Briony Klingberg, aged 10, died on 18 January 2015 following a week of illness, as a result of multi-organ failure caused by a herpes simplex infection. The Coroner found that a contributing factor to her death was the lack of continuous medical care as no single medical practitioner had an opportunity to observe the progress of Briony’s illness.


On 11 January 2015, Briony became ill. Her mother assumed that she had a cold or a sore throat. On 12 January 2015, those symptoms remained.

On the morning of 13 January 2015, Briony’s mother, Mrs Klingberg, took her to her local general practitioner who diagnosed Briony with a viral infection and prescribed antibiotics. Her symptoms failed to alleviate and later that evening, she was conveyed to the Women’s and Children’s Hospital’s Emergency Department (a long drive away from the Klingberg household). At this stage, Briony was unable to swallow and drink, and for the first time, it was observed that she had painful open sores in her throat. It was expressed to Mrs Klingberg that Briony was well enough to be discharged, however, the hospital was willing to keep her for observation. Briony was discharged and Mrs Klingberg was told to bring her back if she “got worse”.

Over the next two days, Briony’s condition did not improve, but in Mrs Klingberg’s words, Briony did not get any worse and, therefore, they did not return to the Women’s and Children’s Hospital.

On the afternoon of 14 January 2015, Briony was conveyed to the much closer Mount Barker Hospital. Mrs Klingberg advised the doctors there about the history of Briony’s symptoms and the visit to the Women’s and Children’s Hospital. Following the prescription of medication to alleviate the diagnosed symptoms of a virus and infection, Briony was discharged. The doctor asked Briony and Mrs Klingberg to return again on 15 January 2015, which happened as Briony’s symptoms did not alleviate.

On 16 January 2015, Mrs Klingberg contacted her parents’ family doctor, Dr Henrich. Mrs Klingberg again recounted the history of Briony’s symptoms and treatment. Dr Heinrich took a blood test and gave Briony strong antibiotics, diagnosing her with an infection and possible glandular fever. Briony continued to remain ill throughout the day. Dr Henrich called back that afternoon with what he described as an “odd” blood test result.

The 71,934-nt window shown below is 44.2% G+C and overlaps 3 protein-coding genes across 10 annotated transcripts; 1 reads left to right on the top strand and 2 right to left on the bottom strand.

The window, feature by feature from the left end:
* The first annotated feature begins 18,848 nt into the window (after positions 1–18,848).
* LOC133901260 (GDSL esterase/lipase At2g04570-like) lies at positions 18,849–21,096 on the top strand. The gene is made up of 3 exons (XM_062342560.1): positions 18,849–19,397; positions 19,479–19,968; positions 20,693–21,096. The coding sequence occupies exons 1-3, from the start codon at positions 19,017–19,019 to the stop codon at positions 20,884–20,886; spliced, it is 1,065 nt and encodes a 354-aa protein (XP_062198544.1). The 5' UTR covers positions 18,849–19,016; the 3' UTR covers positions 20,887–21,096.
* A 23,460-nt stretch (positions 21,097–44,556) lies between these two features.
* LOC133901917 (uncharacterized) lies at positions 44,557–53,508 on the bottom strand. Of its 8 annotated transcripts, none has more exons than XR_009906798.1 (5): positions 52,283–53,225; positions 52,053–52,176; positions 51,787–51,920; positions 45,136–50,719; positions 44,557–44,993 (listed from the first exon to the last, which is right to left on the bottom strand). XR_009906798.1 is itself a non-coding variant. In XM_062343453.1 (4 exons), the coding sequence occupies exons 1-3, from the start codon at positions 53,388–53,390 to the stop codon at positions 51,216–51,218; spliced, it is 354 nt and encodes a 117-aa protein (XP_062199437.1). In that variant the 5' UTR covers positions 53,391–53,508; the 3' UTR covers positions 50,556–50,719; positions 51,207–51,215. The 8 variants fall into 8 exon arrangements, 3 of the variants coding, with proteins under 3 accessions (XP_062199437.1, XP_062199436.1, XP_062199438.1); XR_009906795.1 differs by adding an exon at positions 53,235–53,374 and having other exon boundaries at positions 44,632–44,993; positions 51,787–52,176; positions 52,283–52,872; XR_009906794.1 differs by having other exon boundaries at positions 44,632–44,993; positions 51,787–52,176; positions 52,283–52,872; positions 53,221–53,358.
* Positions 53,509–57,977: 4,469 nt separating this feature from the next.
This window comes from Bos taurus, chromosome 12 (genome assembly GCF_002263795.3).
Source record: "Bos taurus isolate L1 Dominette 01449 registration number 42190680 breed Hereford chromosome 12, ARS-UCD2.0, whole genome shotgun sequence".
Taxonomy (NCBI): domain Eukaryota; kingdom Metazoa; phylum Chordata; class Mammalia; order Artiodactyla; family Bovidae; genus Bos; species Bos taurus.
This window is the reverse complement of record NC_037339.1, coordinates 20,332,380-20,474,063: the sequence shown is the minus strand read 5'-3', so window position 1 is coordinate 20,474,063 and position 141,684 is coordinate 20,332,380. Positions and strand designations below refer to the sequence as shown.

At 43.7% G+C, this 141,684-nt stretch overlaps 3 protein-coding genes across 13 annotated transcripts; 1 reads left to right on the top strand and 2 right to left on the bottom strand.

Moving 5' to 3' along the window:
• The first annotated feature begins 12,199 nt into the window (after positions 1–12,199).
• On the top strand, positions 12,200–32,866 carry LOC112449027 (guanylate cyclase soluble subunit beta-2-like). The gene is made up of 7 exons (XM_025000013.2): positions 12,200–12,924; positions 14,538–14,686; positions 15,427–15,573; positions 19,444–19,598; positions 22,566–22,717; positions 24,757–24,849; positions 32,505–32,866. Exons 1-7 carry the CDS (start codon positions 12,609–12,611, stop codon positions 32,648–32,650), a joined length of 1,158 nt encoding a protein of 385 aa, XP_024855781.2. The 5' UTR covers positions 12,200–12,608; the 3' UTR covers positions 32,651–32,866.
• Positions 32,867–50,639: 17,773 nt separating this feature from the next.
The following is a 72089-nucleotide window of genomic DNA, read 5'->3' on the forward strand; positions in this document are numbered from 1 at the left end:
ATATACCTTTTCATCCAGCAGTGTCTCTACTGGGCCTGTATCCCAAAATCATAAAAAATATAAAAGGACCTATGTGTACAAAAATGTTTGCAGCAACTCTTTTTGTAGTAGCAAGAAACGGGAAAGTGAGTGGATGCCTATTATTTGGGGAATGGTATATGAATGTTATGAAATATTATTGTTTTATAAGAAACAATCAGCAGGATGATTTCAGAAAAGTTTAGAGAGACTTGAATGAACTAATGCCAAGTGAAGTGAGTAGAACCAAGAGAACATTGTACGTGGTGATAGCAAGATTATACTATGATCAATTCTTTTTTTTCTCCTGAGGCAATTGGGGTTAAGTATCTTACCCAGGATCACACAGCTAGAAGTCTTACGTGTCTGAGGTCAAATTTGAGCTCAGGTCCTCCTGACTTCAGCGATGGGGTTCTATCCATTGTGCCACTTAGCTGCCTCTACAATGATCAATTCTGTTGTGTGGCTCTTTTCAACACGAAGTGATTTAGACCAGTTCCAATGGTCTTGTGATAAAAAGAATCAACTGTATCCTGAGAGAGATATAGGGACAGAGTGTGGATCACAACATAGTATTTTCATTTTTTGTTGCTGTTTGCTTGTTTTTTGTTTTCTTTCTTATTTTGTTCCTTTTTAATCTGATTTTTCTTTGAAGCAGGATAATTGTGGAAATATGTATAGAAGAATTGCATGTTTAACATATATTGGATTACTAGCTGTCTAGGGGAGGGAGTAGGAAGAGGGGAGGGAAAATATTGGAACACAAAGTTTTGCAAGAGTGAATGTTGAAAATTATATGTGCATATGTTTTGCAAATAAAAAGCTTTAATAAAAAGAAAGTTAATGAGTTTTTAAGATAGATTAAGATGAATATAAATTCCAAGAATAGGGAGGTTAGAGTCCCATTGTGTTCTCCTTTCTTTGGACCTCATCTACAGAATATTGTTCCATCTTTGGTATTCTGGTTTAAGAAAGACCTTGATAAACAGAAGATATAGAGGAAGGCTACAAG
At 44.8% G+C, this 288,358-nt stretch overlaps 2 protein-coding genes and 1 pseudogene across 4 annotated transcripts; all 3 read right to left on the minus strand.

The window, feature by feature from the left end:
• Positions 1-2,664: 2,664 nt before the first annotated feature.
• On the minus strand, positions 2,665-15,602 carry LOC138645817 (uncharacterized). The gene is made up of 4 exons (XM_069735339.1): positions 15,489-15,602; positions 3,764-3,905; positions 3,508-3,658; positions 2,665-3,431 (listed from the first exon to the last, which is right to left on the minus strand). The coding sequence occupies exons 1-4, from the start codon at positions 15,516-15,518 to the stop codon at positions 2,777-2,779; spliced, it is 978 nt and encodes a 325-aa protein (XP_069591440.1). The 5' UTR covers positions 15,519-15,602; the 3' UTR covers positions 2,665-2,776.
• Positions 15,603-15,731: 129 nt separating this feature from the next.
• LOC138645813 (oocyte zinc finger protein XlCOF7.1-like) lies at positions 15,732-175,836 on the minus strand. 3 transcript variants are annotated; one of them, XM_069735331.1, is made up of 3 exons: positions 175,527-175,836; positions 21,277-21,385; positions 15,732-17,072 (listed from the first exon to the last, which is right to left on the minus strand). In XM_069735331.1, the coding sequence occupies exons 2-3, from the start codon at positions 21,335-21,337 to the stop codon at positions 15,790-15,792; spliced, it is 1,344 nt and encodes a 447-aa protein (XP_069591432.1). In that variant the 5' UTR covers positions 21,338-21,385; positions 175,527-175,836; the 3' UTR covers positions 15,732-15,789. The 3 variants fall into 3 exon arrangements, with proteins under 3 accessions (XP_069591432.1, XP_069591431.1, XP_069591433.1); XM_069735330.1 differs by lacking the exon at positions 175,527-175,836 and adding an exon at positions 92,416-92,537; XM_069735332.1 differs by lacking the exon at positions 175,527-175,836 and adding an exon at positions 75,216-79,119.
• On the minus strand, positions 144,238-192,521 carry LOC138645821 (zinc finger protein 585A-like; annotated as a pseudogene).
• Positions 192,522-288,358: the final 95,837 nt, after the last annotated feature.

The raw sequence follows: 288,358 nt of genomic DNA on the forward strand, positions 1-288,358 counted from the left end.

On 17 January 2015, Dr Heinrich called to see how Briony was. Mrs Klingberg said that Briony was getting worse and Dr Heinrich advised her to take Briony to the Women’s and Children’s Hospital, which she did straight away. Upon arrival at the hospital, Briony had a seizure and passed away in the early hours of 18 January 2015 from widespread liver necrosis from herpes simplex virus (HSV) infection.

Continuity of care

Throughout the period 11 January 2015 to 18 January 2015, Briony was attended to by two general practitioners and staff of the Women’s and Children’s Hospital and Mount Barker Hospital.

During this weeklong period, no single medical professional was in a position to observe the progression of Briony’s condition.

The Coroner opined that if Briony had re-presented to the Women’s and Children’s Hospital within 24 hours, this would have likely catalysed further action from the Hospital as the staff would have had the benefit of contemporaneous clinical notes from the previous night. 

When asked why she did not bring Briony back to the Women’s and Children’s Hospital, Mrs Klingberg stated that she did not get the sense that Briony was getting “worse”, but was instead not improving.

Coroner’s recommendations

In circumstances where children, parents, and families are inconsistent in their dealings with medical practitioners, the Coroner impressed the importance of encouraging parents to have the confidence to return to the one practitioner or health service in order to maintain continuity of care.

The Coroner recommended a campaign to explain to parents and carers the importance of continuity of care and the risks of breaking that continuity in circumstances where a patient is getting worse or not getting better.


This Inquest shows the importance of continuity of care in the health and allied health systems, particularly in relation to children and the elderly. It also highlights the importance of medical practitioners taking detailed and contemporaneous clinical notes to assist the continuity of care process and identify other practitioners they may need to contact.

More broadly, the Inquest is also a timely reminder that families, parents, and carers are often deferential to medical practitioners’ advice and a return should be encouraged where there is any doubt about a patient’s condition.